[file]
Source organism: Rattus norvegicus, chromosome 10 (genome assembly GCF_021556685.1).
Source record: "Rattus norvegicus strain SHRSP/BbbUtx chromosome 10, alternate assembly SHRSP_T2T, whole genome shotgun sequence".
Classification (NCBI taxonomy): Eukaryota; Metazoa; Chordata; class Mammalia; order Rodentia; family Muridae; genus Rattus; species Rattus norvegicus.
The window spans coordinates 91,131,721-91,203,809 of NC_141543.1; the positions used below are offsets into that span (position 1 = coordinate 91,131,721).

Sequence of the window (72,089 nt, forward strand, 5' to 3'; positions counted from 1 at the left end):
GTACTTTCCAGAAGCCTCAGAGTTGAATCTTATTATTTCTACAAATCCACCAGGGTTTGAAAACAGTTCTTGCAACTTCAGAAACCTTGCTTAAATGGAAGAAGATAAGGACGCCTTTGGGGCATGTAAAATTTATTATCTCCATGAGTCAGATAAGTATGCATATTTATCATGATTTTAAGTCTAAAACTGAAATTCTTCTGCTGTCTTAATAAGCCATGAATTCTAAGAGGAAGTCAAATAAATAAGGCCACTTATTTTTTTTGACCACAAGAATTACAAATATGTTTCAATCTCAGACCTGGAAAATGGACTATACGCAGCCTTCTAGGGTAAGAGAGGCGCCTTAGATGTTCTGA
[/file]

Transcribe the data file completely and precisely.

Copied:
Source organism: Rattus norvegicus, chromosome 10 (genome assembly GCF_021556685.1).
Source record: "Rattus norvegicus strain SHRSP/BbbUtx chromosome 10, alternate assembly SHRSP_T2T, whole genome shotgun sequence".
Classification (NCBI taxonomy): Eukaryota; Metazoa; Chordata; class Mammalia; order Rodentia; family Muridae; genus Rattus; species Rattus norvegicus.
The window spans coordinates 91,131,721-91,203,809 of NC_141543.1; the positions used below are offsets into that span (position 1 = coordinate 91,131,721).

Sequence of the window (72,089 nt, forward strand, 5' to 3'; positions counted from 1 at the left end):
GTACTTTCCAGAAGCCTCAGAGTTGAATCTTATTATTTCTACAAATCCACCAGGGTTTGAAAACAGTTCTTGCAACTTCAGAAACCTTGCTTAAATGGAAGAAGATAAGGACGCCTTTGGGGCATGTAAAATTTATTATCTCCATGAGTCAGATAAGTATGCATATTTATCATGATTTTAAGTCTAAAACTGAAATTCTTCTGCTGTCTTAATAAGCCATGAATTCTAAGAGGAAGTCAAATAAATAAGGCCACTTATTTTTTTTGACCACAAGAATTACAAATATGTTTCAATCTCAGACCTGGAAAATGGACTATACGCAGCCTTCTAGGGTAAGAGAGGCGCCTTAGATGTTCTGA